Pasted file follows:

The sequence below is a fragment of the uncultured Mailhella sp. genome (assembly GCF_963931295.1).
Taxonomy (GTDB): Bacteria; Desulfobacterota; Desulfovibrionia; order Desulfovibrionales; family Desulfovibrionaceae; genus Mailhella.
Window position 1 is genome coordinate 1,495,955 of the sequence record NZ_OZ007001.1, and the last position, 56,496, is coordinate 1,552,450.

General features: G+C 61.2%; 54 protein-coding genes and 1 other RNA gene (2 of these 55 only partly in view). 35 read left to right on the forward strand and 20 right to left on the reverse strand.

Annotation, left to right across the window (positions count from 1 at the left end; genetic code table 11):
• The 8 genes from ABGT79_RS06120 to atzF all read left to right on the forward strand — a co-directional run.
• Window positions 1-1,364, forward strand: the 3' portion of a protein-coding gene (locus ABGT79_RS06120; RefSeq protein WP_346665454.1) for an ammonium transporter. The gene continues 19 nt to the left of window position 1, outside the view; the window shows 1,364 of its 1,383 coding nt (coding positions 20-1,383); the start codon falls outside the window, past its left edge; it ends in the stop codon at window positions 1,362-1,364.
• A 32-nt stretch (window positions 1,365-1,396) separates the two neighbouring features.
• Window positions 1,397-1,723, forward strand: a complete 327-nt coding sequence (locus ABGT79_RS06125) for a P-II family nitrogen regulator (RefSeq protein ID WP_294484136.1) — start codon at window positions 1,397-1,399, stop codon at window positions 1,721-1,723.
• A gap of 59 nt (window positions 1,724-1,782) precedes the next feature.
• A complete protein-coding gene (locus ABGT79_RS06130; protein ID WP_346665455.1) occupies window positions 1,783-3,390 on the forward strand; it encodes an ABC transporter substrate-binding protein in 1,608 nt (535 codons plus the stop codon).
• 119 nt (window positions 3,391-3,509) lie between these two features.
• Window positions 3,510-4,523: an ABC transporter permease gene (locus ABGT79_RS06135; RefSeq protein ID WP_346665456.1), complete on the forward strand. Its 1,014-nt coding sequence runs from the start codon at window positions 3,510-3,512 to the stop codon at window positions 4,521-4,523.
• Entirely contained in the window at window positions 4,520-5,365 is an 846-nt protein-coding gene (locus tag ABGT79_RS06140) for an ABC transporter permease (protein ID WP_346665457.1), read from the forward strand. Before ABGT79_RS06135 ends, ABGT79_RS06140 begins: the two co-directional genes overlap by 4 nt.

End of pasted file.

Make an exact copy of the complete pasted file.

The sequence below is a fragment of the uncultured Mailhella sp. genome (assembly GCF_963931295.1).
Taxonomy (GTDB): Bacteria; Desulfobacterota; Desulfovibrionia; order Desulfovibrionales; family Desulfovibrionaceae; genus Mailhella.
Window position 1 is genome coordinate 1,495,955 of the sequence record NZ_OZ007001.1, and the last position, 56,496, is coordinate 1,552,450.

General features: G+C 61.2%; 54 protein-coding genes and 1 other RNA gene (2 of these 55 only partly in view). 35 read left to right on the forward strand and 20 right to left on the reverse strand.

Annotation, left to right across the window (positions count from 1 at the left end; genetic code table 11):
• The 8 genes from ABGT79_RS06120 to atzF all read left to right on the forward strand — a co-directional run.
• Window positions 1-1,364, forward strand: the 3' portion of a protein-coding gene (locus ABGT79_RS06120; RefSeq protein WP_346665454.1) for an ammonium transporter. The gene continues 19 nt to the left of window position 1, outside the view; the window shows 1,364 of its 1,383 coding nt (coding positions 20-1,383); the start codon falls outside the window, past its left edge; it ends in the stop codon at window positions 1,362-1,364.
• A 32-nt stretch (window positions 1,365-1,396) separates the two neighbouring features.
• Window positions 1,397-1,723, forward strand: a complete 327-nt coding sequence (locus ABGT79_RS06125) for a P-II family nitrogen regulator (RefSeq protein ID WP_294484136.1) — start codon at window positions 1,397-1,399, stop codon at window positions 1,721-1,723.
• A gap of 59 nt (window positions 1,724-1,782) precedes the next feature.
• A complete protein-coding gene (locus ABGT79_RS06130; protein ID WP_346665455.1) occupies window positions 1,783-3,390 on the forward strand; it encodes an ABC transporter substrate-binding protein in 1,608 nt (535 codons plus the stop codon).
• 119 nt (window positions 3,391-3,509) lie between these two features.
• Window positions 3,510-4,523: an ABC transporter permease gene (locus ABGT79_RS06135; RefSeq protein ID WP_346665456.1), complete on the forward strand. Its 1,014-nt coding sequence runs from the start codon at window positions 3,510-3,512 to the stop codon at window positions 4,521-4,523.
• Entirely contained in the window at window positions 4,520-5,365 is an 846-nt protein-coding gene (locus tag ABGT79_RS06140) for an ABC transporter permease (protein ID WP_346665457.1), read from the forward strand. Before ABGT79_RS06135 ends, ABGT79_RS06140 begins: the two co-directional genes overlap by 4 nt.